Low-Cost Airline ATA Says Goodbye

March 29, 2005
The airline filed for bankruptcy in October and in January announced it would end Fort Wayne operations.

Passengers board ATAs last flight from Fort Wayne International Airport as it prepares to head to Indianapolis on Monday.

Kim Prible is one of the ground crew who helped prepare an ATA plane for the airlines last flight leaving Fort Wayne International Airport on Monday. The airline filed for bankruptcy in October and in January announced it would end Fort Wayne operations.

For the seventh and final time since September, Mary and Dan Elias boarded an ATA flight to Indianapolis at Fort Wayne International Airport on Monday, bound for their home in Sarasota, Fla.

The couple lived 53 years in Fort Wayne, where they have three children and seven grandchildren. They moved to Florida four years ago. Since then, they estimate theyve taken more than 50 ATA flights to Chicago or Indianapolis.

Since June, they have been able to fly directly to their hometown to see their grandchildrens football games and dance recitals.

No more.

On a clear, warm but windy day, ATAs final flight departed Gate 2 at 12:32 p.m. Fifteen passengers less than half the 31-passenger maximum boarded Flight 3527. It was the only departing ATA plane Monday, as earlier and later flights were canceled.

The low-cost airline filed for bankruptcy in October, and in January announced Fort Wayne fliers would fall victim.

ATA has always been such a great airline, I really hate to see it struggle like this, Dan Elias said. I felt really bad; it was almost like losing our own business.

The Eliases were hit twice as hard. ATA also is ending service to Sarasota, forcing the couple to drive an hour to Fort Myers, Fla., to catch a flight to Indianapolis. The couple plans to make another trip in May.

Mary Elias said cost and convenience will keep them flying ATA.

We should get an extra bag of peanuts, she said.

Through February, 19,884 passengers departed via ATA flights, airport officials said. But nothing was much different about ATAs final flight. There was no formal farewell that was canceled last week when airport officials said ATA representatives would be unable to attend the event.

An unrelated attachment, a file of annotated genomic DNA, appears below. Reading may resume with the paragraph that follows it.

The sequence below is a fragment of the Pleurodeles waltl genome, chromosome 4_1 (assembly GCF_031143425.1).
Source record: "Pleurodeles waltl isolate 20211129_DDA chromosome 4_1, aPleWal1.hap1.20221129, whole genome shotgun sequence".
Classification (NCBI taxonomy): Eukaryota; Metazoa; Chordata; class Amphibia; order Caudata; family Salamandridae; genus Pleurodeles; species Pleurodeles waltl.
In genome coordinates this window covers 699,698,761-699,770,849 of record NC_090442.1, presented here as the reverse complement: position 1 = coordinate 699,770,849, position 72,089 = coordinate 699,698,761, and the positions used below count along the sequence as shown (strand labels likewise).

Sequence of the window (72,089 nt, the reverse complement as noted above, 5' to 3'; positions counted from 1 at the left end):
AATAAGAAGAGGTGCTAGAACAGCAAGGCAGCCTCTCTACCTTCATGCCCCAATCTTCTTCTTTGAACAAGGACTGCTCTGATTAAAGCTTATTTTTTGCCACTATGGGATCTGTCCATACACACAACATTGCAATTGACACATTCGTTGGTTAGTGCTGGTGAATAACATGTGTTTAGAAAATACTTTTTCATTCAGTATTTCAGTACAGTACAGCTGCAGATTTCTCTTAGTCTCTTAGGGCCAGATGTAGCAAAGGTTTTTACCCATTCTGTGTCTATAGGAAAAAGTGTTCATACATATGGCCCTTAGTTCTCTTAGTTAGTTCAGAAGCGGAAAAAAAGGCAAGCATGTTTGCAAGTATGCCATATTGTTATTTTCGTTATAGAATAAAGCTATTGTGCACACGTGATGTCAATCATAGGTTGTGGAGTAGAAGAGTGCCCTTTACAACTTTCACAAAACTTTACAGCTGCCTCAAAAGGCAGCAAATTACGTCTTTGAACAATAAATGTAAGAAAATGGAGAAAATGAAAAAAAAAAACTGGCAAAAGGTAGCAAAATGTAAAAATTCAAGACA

ATAs final flight was Snider High School freshman Matt Taylors first ever. The 15-year-old was leaving Fort Wayne a week before his schools spring break to see his grandparents in St. Petersburg, Fla. He bought a pack of gum to fight ear pressure and packed his iPod.

I heard it was scary, he said, admittedly nervous about flying. He didnt know what airline he was taking back, but it will be with his parents, who are meeting him in St. Petersburg next week.

Willshire, Ohio, native Ron Stetler was flying to Sarasota to meet his fiancee and close up the couples trailer for the summer.

He said he flies about three times a year and wouldnt be affected by ATA ending service in Fort Wayne. He also didnt have to worry about a return flight hes driving back.

Allen Bates has lived in Huntington for 25 years. He said he flies about six times each year, mostly on ATA. He was departing Monday for a job interview in Berlin, Md.

I have seen air carriers leave that eventually come back, there is a hope they will do something like that, Bates said. I definitely dont like to see companies leave Fort Wayne.

Fort Wayne worked diligently to attract ATA, providing a $2.5 million incentive package in exchange for its commitment to provide service from Fort Wayne for at least a year. ATA fell short of its promise, leaving the airport seeking a $563,013 payment in U.S. Bankruptcy Court.

The Eliases will continue to take other ATA flights and deal with the inconvenience.

It was nice to fly right here, Dan Elias said. Otherwise you fly into Indianapolis, you rent a car or someone has to come pick you up, or you stay in a hotel room and drive up the next day.

Or as airport Community Affairs Manager Sandra Lux points out, you can still take other quality airlines into Fort Wayne.